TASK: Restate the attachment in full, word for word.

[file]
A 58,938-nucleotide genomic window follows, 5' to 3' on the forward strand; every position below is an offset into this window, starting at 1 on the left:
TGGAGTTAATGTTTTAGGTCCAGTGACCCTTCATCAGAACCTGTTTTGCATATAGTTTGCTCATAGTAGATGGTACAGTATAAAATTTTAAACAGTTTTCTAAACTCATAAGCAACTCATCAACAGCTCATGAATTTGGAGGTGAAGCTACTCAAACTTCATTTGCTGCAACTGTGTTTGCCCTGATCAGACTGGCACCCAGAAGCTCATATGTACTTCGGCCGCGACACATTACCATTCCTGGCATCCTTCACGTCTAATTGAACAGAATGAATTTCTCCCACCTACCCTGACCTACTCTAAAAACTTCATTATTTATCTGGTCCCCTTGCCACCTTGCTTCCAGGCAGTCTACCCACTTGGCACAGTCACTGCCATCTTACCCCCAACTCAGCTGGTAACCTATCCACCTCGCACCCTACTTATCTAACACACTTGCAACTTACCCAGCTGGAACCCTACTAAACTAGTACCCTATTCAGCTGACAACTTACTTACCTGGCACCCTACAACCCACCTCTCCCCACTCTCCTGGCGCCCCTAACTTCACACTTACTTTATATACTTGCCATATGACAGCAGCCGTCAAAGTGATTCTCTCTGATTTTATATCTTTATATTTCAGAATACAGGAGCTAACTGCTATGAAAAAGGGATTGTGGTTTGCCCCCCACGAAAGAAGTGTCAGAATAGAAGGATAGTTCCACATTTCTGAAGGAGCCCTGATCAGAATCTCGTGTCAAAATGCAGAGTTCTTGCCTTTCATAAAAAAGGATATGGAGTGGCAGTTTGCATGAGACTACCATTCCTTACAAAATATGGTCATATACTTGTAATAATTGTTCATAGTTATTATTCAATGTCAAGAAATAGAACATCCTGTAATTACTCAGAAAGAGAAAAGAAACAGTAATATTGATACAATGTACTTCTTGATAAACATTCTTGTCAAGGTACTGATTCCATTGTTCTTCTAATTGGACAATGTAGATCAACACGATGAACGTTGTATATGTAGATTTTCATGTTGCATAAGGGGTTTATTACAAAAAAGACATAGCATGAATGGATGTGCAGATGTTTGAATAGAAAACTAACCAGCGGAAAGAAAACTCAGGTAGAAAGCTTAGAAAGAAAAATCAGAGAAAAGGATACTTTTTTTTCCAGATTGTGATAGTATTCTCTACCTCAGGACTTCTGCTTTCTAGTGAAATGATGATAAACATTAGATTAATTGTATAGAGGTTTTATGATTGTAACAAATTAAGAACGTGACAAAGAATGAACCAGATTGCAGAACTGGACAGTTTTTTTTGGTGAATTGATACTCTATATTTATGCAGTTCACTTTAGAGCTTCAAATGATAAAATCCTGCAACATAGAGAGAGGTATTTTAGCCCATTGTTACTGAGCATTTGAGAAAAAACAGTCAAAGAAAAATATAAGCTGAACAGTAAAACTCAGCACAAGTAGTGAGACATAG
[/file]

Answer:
A 58,938-nucleotide genomic window follows, 5' to 3' on the forward strand; every position below is an offset into this window, starting at 1 on the left:
TGGAGTTAATGTTTTAGGTCCAGTGACCCTTCATCAGAACCTGTTTTGCATATAGTTTGCTCATAGTAGATGGTACAGTATAAAATTTTAAACAGTTTTCTAAACTCATAAGCAACTCATCAACAGCTCATGAATTTGGAGGTGAAGCTACTCAAACTTCATTTGCTGCAACTGTGTTTGCCCTGATCAGACTGGCACCCAGAAGCTCATATGTACTTCGGCCGCGACACATTACCATTCCTGGCATCCTTCACGTCTAATTGAACAGAATGAATTTCTCCCACCTACCCTGACCTACTCTAAAAACTTCATTATTTATCTGGTCCCCTTGCCACCTTGCTTCCAGGCAGTCTACCCACTTGGCACAGTCACTGCCATCTTACCCCCAACTCAGCTGGTAACCTATCCACCTCGCACCCTACTTATCTAACACACTTGCAACTTACCCAGCTGGAACCCTACTAAACTAGTACCCTATTCAGCTGACAACTTACTTACCTGGCACCCTACAACCCACCTCTCCCCACTCTCCTGGCGCCCCTAACTTCACACTTACTTTATATACTTGCCATATGACAGCAGCCGTCAAAGTGATTCTCTCTGATTTTATATCTTTATATTTCAGAATACAGGAGCTAACTGCTATGAAAAAGGGATTGTGGTTTGCCCCCCACGAAAGAAGTGTCAGAATAGAAGGATAGTTCCACATTTCTGAAGGAGCCCTGATCAGAATCTCGTGTCAAAATGCAGAGTTCTTGCCTTTCATAAAAAAGGATATGGAGTGGCAGTTTGCATGAGACTACCATTCCTTACAAAATATGGTCATATACTTGTAATAATTGTTCATAGTTATTATTCAATGTCAAGAAATAGAACATCCTGTAATTACTCAGAAAGAGAAAAGAAACAGTAATATTGATACAATGTACTTCTTGATAAACATTCTTGTCAAGGTACTGATTCCATTGTTCTTCTAATTGGACAATGTAGATCAACACGATGAACGTTGTATATGTAGATTTTCATGTTGCATAAGGGGTTTATTACAAAAAAGACATAGCATGAATGGATGTGCAGATGTTTGAATAGAAAACTAACCAGCGGAAAGAAAACTCAGGTAGAAAGCTTAGAAAGAAAAATCAGAGAAAAGGATACTTTTTTTTCCAGATTGTGATAGTATTCTCTACCTCAGGACTTCTGCTTTCTAGTGAAATGATGATAAACATTAGATTAATTGTATAGAGGTTTTATGATTGTAACAAATTAAGAACGTGACAAAGAATGAACCAGATTGCAGAACTGGACAGTTTTTTTTGGTGAATTGATACTCTATATTTATGCAGTTCACTTTAGAGCTTCAAATGATAAAATCCTGCAACATAGAGAGAGGTATTTTAGCCCATTGTTACTGAGCATTTGAGAAAAAACAGTCAAAGAAAAATATAAGCTGAACAGTAAAACTCAGCACAAGTAGTGAGACATAG